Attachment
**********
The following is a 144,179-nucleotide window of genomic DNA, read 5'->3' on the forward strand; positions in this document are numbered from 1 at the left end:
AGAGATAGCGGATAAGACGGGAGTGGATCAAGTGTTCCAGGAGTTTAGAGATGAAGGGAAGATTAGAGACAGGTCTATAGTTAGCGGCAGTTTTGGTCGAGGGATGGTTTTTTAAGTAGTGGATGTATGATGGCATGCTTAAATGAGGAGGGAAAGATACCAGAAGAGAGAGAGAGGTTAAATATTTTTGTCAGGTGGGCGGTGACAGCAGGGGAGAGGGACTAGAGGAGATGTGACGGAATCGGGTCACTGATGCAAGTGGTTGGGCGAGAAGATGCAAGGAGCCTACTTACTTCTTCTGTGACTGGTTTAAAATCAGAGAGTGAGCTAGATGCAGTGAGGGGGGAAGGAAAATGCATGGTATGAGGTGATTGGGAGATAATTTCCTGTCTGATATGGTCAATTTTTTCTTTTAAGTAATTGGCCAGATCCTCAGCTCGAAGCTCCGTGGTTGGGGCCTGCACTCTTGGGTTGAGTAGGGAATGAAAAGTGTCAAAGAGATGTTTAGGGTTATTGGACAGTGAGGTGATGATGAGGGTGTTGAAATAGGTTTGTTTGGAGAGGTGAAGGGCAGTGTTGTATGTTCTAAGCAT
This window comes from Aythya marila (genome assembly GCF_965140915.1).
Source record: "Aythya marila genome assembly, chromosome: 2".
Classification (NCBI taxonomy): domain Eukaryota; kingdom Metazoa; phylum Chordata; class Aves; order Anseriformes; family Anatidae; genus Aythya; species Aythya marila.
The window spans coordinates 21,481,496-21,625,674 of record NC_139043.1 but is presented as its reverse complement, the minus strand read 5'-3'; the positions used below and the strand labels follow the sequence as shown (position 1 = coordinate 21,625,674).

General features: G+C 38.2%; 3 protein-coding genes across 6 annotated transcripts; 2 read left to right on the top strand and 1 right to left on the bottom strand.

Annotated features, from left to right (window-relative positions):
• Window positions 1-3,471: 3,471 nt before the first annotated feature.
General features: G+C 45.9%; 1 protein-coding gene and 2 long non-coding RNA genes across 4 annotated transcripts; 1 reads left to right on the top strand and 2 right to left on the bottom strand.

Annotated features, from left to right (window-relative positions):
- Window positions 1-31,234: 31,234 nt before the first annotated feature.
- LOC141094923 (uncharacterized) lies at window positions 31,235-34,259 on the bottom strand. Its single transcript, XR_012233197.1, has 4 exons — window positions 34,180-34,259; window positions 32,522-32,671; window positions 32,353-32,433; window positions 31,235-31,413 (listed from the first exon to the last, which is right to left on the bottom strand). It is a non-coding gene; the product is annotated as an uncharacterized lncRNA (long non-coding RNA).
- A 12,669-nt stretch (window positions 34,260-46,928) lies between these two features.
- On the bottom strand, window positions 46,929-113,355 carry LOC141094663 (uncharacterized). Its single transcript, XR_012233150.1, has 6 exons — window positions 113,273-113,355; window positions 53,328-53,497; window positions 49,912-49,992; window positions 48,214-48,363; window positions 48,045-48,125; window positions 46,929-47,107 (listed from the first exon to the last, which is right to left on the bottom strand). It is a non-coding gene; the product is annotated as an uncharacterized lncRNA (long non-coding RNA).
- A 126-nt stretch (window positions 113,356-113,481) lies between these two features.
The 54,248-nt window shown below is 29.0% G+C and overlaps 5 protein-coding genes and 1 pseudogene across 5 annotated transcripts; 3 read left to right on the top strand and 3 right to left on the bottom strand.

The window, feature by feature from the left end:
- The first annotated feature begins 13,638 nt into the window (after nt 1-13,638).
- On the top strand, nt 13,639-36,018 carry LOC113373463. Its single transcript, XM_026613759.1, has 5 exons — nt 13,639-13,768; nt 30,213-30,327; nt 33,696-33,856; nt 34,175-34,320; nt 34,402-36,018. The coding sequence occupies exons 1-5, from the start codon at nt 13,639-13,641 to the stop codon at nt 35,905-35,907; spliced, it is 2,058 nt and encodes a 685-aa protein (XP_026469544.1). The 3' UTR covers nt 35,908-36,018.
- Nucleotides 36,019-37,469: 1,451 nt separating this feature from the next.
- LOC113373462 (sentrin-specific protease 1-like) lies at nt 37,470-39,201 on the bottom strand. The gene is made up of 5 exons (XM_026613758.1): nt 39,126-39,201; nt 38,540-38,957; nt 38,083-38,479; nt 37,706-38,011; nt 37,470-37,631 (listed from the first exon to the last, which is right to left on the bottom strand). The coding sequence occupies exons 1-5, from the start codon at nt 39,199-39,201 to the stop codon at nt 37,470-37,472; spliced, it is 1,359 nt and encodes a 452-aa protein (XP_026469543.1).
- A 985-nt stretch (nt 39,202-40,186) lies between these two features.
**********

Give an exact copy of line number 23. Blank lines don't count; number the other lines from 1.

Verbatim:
- A 985-nt stretch (nt 39,202-40,186) lies between these two features.